The Gunk is a lovely little game. You play as Rani, a confident scavenger with a robotic arm who finds herself on the surface on an unknown planet. The landscape is wrought with a corrupt substance that is suffocating nature and causing wildlife to hide away, and it’s your job to clear away the debris and allow the world to breathe freely once again. It’s a hamfisted metaphor for environmental destruction that seeks to analyse how we’re impacting our own planet, but is done with such abrasive subtly that you can’t help but roll your eyes.
Yet it carries the experience, a simplistic framing device that works and doesn’t seek to stretch beyond its intended purpose. The real magic comes from the game’s main duo of characters – Rani and Becks – a pair of two women who have spent years exploring the fringes of space in search of abandoned planets and rusted colonies ripe with resources yet to be claimed by the galaxy’s wider powers. This planet is new and mysterious, so Rani can’t help but let excitement overwhelm her as she ventures further and further away from the safety of her companion. She’s spurred onward by her own curiosity, and it’s adorable.
Becks is more grounded, a humble mechanic and pilot who chooses to watch the shop and turn their temporary camp into a worthwhile home as she communicates with Rani over the radio. There’s a warmth in their interactions, a chemistry formed through past struggles and a level of intimacy you only ever form with your closest friend. Becks refuses to eat dinner until Rani returns from her adventures, her voice cracking whenever her partner stumbles into the slightest sign of danger. She cares so much about Rani, and when threats emerge later into the game it’s clear that the two would do anything for one another.
My colleague Eric Switzer communicated these interactions to me ahead of publishing his review, asking if he was silly for assuming their relationship was more than platonic, that The Gunk was trying to imply an element of romance without ever quite committing to it. Part of me thought he just missed an obvious piece of dialogue or couldn’t read the room, but he was right. There’s a first time for everything. This is a game that could have been an undeniably queer experience, yet instead it teeters on the edge and suffers as a result. They have a mortgage together, that’s pretty gay.
I’m not saying that two adult women aren’t able to maintain a close friendship without venturing into romance, and I love so many games, shows, and films that explore such a dynamic, but The Gunk feels like so much more than that. There’s a closeness in the tone of Rani and Beck’s dialogue that implies something more, small moments of bickering softening into loving admiration as they reminisce about mistakes made in the past and how this planet could be the key to their eventual future. I care about my friends, but I wouldn’t flirt with them over wireless communication or take out a mortgage on a spaceship with them. Calling Rani and Beck little more than business associates feels disingenuous.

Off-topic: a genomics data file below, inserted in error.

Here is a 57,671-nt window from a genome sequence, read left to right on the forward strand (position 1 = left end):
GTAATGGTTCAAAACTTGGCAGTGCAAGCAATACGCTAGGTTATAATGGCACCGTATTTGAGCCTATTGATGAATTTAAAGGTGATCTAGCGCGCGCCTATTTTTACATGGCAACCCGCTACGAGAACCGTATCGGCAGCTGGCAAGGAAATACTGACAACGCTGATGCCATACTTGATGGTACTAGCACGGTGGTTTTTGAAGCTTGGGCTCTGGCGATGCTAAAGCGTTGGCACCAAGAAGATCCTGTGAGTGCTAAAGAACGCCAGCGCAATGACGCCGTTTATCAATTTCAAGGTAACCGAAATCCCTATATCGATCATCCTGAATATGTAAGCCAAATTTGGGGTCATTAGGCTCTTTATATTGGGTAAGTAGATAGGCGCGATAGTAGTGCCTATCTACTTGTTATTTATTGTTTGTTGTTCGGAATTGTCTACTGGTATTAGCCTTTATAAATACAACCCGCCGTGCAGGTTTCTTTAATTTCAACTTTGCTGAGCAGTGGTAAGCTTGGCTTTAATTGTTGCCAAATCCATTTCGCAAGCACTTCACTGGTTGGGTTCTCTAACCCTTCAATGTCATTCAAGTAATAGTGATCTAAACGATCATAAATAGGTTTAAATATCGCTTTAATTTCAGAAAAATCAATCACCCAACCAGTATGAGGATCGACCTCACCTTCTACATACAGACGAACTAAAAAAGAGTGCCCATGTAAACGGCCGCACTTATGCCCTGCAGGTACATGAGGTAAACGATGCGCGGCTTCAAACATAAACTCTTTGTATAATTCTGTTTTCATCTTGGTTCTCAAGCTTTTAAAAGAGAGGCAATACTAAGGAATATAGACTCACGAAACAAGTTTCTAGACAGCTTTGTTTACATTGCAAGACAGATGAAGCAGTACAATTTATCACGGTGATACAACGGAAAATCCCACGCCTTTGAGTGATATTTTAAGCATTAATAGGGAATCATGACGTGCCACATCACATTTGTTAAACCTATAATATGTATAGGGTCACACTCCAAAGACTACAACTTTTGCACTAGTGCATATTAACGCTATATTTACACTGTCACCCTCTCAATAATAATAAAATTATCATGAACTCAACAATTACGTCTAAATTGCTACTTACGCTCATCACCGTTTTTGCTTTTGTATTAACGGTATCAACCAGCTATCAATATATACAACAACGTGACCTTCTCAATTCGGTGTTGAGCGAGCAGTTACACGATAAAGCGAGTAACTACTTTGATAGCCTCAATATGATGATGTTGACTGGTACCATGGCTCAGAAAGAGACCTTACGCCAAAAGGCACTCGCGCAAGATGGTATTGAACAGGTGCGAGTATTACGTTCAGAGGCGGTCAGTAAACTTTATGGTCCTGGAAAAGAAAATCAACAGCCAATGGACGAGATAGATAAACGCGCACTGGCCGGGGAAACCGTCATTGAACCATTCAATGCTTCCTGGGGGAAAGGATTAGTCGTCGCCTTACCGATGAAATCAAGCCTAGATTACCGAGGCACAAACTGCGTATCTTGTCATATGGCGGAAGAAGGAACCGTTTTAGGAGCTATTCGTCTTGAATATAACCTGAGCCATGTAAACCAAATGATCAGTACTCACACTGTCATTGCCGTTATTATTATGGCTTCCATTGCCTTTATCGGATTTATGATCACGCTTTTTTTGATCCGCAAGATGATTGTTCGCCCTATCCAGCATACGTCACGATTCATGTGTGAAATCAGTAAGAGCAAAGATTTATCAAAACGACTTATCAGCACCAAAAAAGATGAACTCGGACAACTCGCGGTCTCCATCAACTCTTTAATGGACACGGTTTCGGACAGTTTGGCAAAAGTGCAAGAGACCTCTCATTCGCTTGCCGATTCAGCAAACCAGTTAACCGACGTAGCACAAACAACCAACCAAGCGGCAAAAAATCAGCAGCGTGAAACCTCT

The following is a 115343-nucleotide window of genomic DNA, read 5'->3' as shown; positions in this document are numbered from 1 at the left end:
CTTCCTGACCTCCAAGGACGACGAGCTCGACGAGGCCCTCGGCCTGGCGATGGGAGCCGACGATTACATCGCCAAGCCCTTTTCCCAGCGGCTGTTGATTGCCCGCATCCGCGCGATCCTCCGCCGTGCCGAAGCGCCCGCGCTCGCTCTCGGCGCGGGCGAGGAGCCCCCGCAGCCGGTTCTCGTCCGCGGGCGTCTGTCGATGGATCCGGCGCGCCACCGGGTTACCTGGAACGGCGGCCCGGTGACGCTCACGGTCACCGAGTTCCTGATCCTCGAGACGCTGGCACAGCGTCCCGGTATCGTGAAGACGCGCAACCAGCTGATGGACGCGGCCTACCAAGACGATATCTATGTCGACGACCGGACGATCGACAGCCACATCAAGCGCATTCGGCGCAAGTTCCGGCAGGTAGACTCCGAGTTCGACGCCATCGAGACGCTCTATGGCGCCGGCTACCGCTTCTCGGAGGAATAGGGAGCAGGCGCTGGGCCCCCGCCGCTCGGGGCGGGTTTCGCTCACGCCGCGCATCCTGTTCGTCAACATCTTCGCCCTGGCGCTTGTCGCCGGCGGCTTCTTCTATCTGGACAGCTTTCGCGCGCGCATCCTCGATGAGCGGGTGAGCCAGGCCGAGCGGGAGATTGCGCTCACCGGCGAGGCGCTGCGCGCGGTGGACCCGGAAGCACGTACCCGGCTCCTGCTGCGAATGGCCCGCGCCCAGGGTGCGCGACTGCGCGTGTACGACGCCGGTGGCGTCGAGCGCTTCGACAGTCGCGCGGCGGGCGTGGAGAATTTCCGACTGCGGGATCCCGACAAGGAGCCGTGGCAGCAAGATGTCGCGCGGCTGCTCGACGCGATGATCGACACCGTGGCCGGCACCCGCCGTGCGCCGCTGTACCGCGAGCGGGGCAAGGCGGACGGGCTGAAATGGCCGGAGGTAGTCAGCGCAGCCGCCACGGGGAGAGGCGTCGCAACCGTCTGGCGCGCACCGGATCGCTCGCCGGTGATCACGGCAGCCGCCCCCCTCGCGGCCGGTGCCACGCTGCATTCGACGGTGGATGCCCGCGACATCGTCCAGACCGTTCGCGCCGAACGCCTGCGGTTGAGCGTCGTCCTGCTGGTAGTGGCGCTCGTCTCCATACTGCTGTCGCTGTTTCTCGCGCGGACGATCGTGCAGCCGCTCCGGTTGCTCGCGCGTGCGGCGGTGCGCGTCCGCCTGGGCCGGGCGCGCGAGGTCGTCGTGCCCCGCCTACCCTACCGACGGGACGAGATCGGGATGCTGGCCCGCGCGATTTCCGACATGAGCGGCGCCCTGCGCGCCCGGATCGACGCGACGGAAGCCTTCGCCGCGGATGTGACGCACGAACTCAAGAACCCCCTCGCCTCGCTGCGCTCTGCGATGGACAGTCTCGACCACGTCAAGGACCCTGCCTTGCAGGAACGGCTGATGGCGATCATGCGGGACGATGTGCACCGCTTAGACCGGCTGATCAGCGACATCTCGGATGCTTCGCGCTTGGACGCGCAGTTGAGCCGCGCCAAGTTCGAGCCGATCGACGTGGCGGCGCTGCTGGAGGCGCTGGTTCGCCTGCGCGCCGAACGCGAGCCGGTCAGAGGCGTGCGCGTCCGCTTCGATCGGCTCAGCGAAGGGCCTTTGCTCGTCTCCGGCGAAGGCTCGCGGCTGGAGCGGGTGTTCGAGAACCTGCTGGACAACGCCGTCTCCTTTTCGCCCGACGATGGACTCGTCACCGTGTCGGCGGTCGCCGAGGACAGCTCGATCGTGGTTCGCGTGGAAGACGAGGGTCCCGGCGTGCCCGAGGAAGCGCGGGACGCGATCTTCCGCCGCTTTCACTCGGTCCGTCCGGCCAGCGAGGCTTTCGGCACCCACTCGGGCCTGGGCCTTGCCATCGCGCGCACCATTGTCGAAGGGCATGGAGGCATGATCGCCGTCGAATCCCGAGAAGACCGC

In the game Rani is outfitted with a scanner that is designed to analyse all manner of fauna and wildlife on this new planet, adding things to her database while simultaneously earning experience for future upgrades. It’s a nifty mechanic, yet it also serves a narrative purpose with small descriptions detailing the origin and purpose of whatever you come across. Becks can also be scanned, and her biography is sickeningly sweet, further reinforcing the queerness at the centre of The Gunk that is begging for further commitment.
Instead, we have to beat around the bush and add this subtext ourselves, either that or Thunderful Games wants to actively avoid putting a label on things, so players can describe them as friends, lovers, or something else entirely. I saw one review describe them as a mother/daughter duo and I’m very sorry but were we playing the same game? They’re of a similar age, bicker like close friends, and are clearly in the same line of work. Becks doesn’t care for Rani in a way that feels motherly, regardless of the tenderness that eludes from so many of her actions.
“The best friend and partner a spacefaring woman could ask for. Thoroughly underappreciated,” reads Beck’s description, which was written by Rani herself as she labelled her estimated worth as ‘invaluable’ in her database of plants, bugs, animals, and presumably lesbians judging by the language used here. It’s so soft and saccharine, the companionship between these two girls wearing all of the hardship of surviving in a strange, alien universe. Their respective backgrounds aren’t touched upon much, with the exception of small conversations and environmental storytelling that frames them as two of many outcasts making a living in the wild wastes of the outer stars.
It reminds me of Haven, a game which also focused on two characters exploring the unknowing vastness of space as they carved out an unsure life together. Except that focuses on a straight relationship, and thus the intentions are far more specific and unafraid to delve into the explicitness of such a bond. It would have been amazing to see The Gunk move forward with as much confidence, two space-faring sapphics reaching for the stars as they encounter new challenges while trying to help one another survive. Perhaps that was always the intention and the game just didn’t want to put a label on things, but in a case like this, it would be far stronger and much more memorable if it did.
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